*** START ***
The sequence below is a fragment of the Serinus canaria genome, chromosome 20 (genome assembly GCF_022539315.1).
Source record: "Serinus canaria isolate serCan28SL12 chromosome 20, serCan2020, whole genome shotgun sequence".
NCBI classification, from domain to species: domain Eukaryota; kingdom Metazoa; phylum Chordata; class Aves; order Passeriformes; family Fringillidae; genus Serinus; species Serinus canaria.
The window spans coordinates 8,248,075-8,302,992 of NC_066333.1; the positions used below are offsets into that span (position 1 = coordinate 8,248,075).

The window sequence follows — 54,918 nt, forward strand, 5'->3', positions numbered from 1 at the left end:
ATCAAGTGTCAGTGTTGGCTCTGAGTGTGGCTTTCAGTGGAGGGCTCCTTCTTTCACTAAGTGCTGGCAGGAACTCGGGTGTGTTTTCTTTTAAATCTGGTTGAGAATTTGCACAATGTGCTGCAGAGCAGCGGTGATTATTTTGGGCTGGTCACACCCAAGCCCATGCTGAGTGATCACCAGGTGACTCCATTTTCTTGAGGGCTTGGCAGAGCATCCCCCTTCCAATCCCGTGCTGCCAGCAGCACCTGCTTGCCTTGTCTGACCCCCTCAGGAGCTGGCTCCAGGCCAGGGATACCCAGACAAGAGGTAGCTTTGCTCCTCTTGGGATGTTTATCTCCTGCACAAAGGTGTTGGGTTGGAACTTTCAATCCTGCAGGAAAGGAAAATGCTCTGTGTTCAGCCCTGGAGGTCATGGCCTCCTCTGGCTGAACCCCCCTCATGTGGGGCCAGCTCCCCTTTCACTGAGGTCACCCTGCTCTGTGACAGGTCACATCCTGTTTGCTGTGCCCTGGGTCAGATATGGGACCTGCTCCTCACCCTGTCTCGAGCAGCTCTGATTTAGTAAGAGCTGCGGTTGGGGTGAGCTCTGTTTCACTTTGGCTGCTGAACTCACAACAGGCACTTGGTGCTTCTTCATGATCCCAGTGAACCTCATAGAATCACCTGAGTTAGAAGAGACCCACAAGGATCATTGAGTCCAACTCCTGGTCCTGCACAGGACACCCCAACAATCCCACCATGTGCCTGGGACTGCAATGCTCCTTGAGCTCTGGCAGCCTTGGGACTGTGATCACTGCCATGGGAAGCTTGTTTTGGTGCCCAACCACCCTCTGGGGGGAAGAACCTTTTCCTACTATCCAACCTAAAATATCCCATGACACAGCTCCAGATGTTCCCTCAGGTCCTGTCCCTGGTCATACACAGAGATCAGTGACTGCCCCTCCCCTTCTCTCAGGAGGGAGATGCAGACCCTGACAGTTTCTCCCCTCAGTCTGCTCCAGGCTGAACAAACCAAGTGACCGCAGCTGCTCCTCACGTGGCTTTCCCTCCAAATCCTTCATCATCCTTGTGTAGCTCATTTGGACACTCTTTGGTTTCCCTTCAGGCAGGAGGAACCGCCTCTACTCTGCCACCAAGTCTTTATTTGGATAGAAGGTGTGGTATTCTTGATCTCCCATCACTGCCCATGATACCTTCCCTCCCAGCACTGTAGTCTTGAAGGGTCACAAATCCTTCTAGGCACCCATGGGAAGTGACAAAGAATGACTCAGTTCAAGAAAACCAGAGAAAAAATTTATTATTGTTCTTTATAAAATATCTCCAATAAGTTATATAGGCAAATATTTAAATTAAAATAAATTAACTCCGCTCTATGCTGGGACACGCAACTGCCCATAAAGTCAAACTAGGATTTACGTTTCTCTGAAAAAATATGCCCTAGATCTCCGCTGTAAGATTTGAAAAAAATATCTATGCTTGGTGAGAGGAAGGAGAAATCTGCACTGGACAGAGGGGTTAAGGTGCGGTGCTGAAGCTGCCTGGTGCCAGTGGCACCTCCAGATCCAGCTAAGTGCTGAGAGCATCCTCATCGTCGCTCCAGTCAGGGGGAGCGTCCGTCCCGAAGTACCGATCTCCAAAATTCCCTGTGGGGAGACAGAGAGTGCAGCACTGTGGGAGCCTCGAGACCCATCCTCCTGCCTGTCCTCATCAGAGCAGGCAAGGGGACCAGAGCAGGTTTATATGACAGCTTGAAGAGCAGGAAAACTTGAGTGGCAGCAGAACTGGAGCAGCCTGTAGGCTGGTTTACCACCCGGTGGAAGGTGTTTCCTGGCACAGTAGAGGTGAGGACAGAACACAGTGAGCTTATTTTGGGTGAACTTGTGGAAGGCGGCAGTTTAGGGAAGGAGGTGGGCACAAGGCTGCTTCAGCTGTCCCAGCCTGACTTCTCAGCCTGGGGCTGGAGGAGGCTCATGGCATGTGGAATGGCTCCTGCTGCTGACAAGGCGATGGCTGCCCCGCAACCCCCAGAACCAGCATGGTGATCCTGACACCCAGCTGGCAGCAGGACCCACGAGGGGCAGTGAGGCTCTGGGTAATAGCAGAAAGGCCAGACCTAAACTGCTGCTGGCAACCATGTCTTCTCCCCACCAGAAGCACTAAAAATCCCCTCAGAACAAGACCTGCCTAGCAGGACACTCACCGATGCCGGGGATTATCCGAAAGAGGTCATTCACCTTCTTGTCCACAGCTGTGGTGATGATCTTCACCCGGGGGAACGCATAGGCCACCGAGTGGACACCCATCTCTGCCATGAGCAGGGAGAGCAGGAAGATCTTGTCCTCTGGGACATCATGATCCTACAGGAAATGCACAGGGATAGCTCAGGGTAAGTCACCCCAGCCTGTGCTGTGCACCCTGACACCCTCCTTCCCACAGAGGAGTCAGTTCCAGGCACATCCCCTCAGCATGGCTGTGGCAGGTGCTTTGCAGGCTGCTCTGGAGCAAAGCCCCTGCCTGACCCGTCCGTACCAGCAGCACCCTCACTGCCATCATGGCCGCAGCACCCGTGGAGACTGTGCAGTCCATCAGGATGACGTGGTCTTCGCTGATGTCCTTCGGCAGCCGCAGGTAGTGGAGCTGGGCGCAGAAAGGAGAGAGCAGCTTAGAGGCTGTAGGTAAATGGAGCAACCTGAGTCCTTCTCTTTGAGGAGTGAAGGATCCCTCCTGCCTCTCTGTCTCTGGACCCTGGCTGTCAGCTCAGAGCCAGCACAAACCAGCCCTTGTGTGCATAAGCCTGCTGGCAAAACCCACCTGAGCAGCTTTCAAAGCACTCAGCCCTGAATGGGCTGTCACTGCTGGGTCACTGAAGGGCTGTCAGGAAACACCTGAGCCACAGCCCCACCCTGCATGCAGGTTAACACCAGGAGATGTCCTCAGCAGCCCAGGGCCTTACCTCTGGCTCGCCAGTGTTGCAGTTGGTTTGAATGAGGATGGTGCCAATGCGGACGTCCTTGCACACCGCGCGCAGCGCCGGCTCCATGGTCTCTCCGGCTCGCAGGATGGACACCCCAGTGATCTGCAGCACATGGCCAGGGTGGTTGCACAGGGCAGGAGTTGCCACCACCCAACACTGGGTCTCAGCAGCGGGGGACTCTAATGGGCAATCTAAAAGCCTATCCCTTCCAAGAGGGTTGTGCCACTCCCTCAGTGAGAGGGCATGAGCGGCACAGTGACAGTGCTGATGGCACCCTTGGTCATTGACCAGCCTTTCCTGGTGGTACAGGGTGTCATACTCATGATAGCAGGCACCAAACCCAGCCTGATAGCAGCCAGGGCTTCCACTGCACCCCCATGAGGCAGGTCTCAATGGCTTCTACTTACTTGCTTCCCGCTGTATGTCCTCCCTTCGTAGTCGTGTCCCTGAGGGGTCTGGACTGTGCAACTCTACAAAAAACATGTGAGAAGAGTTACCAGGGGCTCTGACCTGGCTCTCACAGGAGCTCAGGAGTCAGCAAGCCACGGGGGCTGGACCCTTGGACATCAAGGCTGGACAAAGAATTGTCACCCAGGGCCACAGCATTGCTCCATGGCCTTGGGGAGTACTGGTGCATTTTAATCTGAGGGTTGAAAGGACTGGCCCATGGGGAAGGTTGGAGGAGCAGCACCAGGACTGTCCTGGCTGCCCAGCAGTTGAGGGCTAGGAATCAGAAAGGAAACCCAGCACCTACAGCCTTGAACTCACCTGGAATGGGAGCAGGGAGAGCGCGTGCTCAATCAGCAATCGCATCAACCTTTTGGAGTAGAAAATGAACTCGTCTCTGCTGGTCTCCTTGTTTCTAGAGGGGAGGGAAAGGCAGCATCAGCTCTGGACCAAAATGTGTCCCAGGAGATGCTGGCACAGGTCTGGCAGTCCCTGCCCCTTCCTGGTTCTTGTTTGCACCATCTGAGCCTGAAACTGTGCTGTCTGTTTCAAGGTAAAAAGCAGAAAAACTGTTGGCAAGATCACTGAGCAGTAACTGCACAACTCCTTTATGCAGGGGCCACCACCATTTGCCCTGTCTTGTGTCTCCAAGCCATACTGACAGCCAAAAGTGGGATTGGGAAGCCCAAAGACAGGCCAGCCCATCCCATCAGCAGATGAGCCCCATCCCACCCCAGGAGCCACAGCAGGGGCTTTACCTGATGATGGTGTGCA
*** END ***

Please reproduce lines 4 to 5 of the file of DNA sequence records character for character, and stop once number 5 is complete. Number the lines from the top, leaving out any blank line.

The window spans coordinates 8,248,075-8,302,992 of NC_066333.1; the positions used below are offsets into that span (position 1 = coordinate 8,248,075).

The window sequence follows — 54,918 nt, forward strand, 5'->3', positions numbered from 1 at the left end: